They found, “that daylight time caused a 1 percent overall increase in residential electricity use….. Daylight time costs Indiana households an average of $3.29 a year in higher electricity bills, or about $9 million for the whole state.”

Why such an increase?

“…[while] daylight time reduces demand for household lighting, it increases demand for heating in the early spring and late fall (in the mornings) and, even more important, for cooling on summer evenings. Benjamin Franklin was right about candles, in other words, but he did not consider air-conditioners.”

They point out that, “In regions of the United States where demand for air-conditioning is greater than in Indiana, this spike in cooling costs is likely to be even greater.”

Their article was based on a paper they have written for the National Bureau for Economic Research.


So if DST increases heart attack incidence, increases car accidents, and costs us more in energy consumed, why do we do this?  There doesn’t seem to be a good reason, it’s just something we tried and turns out doesn’t work.   Franklin’s candle wax calculation were written half in jest, not so much as a practical suggestion, but more as a critique of life in Paris where the well off rarely got out of bed before noon.  It may prove to unmake this tradition or perhaps the energy saving that could result from repealing the DST laws may make it a no-brainer.

In the meantime, come April, it would make sense to address the increased health risks associated to changing to DST, at least with our high risk patients.  The easiest fix would be to make the change gradually, for example, changing the alarm at daily ten-minute increments for a week rather than the full hour on one day.  I plan to tell our front desk to start my patient appointments later for a few days.    


Ben Franklin’s letter:

2004. Journal of the American College of Cardiology published and article on the ‘Effect of sleep loss on C-reactive protein, an inflammatory marker of cardiovascular risk.’

Jansky’s article in NEJM:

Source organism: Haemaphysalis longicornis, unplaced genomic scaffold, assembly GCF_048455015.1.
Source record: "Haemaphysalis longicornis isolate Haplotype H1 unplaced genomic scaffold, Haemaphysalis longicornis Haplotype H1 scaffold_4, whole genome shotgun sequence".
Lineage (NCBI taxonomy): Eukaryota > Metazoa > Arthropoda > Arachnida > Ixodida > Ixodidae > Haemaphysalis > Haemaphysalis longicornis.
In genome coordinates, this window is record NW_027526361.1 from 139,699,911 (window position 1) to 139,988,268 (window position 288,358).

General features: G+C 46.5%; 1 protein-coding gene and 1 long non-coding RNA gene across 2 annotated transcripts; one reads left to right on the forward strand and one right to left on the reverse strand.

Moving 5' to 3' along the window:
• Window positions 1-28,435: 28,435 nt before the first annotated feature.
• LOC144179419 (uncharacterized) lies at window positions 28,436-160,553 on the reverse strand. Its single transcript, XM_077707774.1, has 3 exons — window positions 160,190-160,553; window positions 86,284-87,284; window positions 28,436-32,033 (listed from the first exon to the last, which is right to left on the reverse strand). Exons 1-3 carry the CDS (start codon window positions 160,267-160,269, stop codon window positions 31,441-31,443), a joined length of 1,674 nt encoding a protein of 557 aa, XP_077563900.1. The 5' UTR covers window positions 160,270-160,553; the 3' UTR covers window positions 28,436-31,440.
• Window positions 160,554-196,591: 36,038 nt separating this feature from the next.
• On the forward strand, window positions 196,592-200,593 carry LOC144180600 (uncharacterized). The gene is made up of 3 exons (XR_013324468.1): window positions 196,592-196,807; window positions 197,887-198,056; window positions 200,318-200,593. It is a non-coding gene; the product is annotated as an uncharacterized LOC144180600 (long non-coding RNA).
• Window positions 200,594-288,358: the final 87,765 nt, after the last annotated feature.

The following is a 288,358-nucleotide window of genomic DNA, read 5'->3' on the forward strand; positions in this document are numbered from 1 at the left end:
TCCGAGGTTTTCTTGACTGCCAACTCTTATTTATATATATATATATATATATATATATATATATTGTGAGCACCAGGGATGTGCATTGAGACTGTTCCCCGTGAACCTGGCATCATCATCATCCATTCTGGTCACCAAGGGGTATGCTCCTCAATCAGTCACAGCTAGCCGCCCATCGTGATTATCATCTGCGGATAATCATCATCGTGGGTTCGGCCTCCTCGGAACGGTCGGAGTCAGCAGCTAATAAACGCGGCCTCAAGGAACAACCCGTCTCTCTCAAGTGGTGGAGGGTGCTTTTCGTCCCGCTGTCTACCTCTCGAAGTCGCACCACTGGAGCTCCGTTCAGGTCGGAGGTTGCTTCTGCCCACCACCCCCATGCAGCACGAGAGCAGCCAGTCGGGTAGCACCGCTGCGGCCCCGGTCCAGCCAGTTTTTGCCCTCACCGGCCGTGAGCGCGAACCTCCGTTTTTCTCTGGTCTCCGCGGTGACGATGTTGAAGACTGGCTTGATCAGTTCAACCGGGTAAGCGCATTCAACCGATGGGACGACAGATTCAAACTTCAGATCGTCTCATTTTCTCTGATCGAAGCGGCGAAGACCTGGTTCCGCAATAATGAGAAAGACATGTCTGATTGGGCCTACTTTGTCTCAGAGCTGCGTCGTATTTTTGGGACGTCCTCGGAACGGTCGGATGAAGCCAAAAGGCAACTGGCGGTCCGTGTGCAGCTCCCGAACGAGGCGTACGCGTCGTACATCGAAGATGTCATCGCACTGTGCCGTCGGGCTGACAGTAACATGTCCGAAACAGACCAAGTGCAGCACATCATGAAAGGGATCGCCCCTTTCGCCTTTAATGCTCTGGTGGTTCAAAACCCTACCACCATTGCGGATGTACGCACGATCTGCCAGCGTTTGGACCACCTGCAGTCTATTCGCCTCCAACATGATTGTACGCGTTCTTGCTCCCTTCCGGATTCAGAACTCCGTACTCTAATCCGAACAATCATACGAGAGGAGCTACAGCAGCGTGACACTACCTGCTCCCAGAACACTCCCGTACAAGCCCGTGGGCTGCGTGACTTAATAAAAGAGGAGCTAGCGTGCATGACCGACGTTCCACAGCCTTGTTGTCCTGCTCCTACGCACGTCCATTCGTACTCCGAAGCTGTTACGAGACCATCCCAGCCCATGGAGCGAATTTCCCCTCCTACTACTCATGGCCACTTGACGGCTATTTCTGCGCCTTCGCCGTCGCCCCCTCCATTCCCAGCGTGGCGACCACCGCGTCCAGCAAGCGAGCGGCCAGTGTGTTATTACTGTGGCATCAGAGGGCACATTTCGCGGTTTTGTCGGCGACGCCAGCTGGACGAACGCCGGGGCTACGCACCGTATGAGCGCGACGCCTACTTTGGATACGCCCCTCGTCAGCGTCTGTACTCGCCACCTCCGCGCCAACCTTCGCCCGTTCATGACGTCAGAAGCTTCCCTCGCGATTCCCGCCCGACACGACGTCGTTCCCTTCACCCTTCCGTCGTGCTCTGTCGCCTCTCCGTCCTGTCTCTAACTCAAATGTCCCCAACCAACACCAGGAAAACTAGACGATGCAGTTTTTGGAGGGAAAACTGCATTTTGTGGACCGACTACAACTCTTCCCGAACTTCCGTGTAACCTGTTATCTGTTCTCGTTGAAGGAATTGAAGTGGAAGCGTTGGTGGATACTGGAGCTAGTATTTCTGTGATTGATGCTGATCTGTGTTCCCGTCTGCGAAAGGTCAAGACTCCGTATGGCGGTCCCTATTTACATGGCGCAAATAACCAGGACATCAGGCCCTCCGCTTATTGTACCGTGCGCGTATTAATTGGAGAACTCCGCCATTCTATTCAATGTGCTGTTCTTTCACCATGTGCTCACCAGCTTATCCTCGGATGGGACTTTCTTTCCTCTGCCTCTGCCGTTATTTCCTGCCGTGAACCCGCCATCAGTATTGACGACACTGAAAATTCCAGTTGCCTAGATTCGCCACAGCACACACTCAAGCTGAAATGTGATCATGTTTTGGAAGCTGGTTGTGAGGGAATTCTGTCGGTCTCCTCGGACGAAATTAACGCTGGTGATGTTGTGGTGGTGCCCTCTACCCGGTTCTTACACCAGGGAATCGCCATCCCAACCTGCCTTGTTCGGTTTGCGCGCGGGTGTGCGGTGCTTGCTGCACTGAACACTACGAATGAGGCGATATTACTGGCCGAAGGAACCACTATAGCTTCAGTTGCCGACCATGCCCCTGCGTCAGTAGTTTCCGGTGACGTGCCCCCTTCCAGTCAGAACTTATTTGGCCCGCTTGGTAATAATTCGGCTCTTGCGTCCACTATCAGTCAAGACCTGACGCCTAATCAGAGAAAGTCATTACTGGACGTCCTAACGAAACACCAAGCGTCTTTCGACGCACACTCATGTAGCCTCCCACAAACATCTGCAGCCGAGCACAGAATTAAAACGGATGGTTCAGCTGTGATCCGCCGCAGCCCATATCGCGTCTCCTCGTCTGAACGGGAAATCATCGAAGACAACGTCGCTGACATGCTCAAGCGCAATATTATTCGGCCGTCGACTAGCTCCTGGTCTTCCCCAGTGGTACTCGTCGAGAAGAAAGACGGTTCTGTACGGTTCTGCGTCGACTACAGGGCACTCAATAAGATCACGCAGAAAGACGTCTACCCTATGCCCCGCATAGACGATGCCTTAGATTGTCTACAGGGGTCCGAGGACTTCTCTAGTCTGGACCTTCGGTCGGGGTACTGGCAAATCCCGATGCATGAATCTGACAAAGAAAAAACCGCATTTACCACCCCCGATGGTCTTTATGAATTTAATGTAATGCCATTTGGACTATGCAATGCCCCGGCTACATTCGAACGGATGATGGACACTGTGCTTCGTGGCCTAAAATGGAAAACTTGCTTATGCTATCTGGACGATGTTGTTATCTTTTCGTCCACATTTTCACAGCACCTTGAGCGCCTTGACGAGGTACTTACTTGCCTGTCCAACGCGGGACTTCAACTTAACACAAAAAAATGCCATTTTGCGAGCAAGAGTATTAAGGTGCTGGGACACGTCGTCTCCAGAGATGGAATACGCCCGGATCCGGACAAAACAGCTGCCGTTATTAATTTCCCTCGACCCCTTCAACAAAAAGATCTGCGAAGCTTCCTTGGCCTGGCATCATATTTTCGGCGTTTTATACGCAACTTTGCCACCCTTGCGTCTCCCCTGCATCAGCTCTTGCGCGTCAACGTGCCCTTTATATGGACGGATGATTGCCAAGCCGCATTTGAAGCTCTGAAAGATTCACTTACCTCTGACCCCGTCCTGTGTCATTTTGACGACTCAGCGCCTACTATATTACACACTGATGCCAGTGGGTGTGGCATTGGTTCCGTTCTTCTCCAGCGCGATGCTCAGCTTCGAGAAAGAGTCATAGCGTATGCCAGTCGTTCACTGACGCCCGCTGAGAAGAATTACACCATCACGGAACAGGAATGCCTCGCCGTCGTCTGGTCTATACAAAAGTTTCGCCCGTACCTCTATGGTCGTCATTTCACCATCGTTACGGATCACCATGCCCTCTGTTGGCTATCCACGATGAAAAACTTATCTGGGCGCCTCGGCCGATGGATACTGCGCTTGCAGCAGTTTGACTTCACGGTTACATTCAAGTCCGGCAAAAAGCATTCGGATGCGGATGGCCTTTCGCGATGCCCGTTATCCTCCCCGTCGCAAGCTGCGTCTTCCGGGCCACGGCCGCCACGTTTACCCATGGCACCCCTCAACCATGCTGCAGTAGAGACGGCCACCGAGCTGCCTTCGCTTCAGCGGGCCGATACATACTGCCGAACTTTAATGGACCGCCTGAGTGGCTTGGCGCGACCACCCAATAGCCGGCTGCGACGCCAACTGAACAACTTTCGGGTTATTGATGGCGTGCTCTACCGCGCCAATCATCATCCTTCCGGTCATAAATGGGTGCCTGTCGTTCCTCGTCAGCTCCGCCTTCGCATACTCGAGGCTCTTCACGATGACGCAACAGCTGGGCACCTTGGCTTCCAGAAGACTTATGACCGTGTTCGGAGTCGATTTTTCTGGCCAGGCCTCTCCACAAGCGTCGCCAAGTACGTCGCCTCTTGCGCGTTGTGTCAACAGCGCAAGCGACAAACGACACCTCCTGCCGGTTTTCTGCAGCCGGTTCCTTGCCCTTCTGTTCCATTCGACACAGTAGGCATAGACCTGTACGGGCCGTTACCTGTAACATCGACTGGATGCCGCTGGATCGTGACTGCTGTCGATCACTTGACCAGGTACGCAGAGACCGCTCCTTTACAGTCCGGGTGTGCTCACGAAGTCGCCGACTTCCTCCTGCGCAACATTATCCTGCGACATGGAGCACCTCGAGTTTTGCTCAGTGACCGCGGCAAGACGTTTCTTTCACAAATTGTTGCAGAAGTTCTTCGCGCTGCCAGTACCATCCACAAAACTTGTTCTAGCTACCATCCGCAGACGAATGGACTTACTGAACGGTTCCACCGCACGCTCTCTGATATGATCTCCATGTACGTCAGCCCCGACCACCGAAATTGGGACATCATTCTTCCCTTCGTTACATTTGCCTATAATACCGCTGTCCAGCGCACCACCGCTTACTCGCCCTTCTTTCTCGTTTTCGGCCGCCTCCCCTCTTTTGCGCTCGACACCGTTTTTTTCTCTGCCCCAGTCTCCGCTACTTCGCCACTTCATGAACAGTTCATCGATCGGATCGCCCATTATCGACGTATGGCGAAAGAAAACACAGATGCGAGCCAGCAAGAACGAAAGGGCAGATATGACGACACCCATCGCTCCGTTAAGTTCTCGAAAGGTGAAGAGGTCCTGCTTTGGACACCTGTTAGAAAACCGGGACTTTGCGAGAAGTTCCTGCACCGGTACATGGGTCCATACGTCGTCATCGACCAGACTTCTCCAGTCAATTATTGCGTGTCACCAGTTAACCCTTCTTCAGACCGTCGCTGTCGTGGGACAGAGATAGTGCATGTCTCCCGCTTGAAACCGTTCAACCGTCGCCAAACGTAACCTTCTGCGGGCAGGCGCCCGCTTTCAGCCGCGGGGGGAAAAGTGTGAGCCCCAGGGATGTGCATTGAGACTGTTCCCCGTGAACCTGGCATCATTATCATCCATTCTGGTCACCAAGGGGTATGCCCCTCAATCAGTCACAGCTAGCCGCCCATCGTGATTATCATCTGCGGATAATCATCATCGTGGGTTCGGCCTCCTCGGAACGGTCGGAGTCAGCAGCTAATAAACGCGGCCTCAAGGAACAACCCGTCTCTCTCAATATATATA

Kotchen and Grant on DST in Indiana paper:


Franklin, Ben. Letter to the Editor of the Journal of Paris, 1784


Curr Biol. 2007 Nov 20;17(22):1996-2000. Epub 2007 Oct 25.    

    The human circadian clock's seasonal adjustment is disrupted by daylight saving time.

    Kantermann T, Juda M, Merrow M, Roenneberg T.

    Ludwig-Maximilian-University, Goethestrasse 31, D-80336 Munich, Germany.

    A quarter of the world's population is subjected to a 1 hr time change twice a year (daylight saving time, DST). This reflects a change in social clocks, not environmental ones (e.g., dawn). The impact of DST is poorly understood. Circadian clocks use daylight to synchronize (entrain) to the organism's environment. Entrainment is so exact that humans adjust to the east-west progression of dawn within a given time zone. In a large survey (n = 55,000), we show that the timing of sleep on free days follows the seasonal progression of dawn under standard time, but not under DST. In a second study, we analyzed the timing of sleep and activity for 8 weeks around each DST transition in 50 subjects who were chronotyped (analyzed for their individual phase of entrainment). Both parameters readily adjust to the release from DST in autumn but the timing of activity does not adjust to the DST imposition in spring, especially in late chronotypes. Our data indicate that the human circadian system does not adjust to DST and that its seasonal adaptation to the changing photoperiods is disrupted by the introduction of summer time. This disruption may extend to other aspects of seasonal biology in humans.


Eur J Epidemiol. 2005;20(5):395-9.

Excess cardiac mortality on Monday: the importance of gender, age and hospitalisation.

    Witte DR, Grobbee DE, Bots ML, Hoes AW.

    Julius Center for Health Sciences and Primary Care, University Medical Center Utrecht, Utrecht, The Netherlands.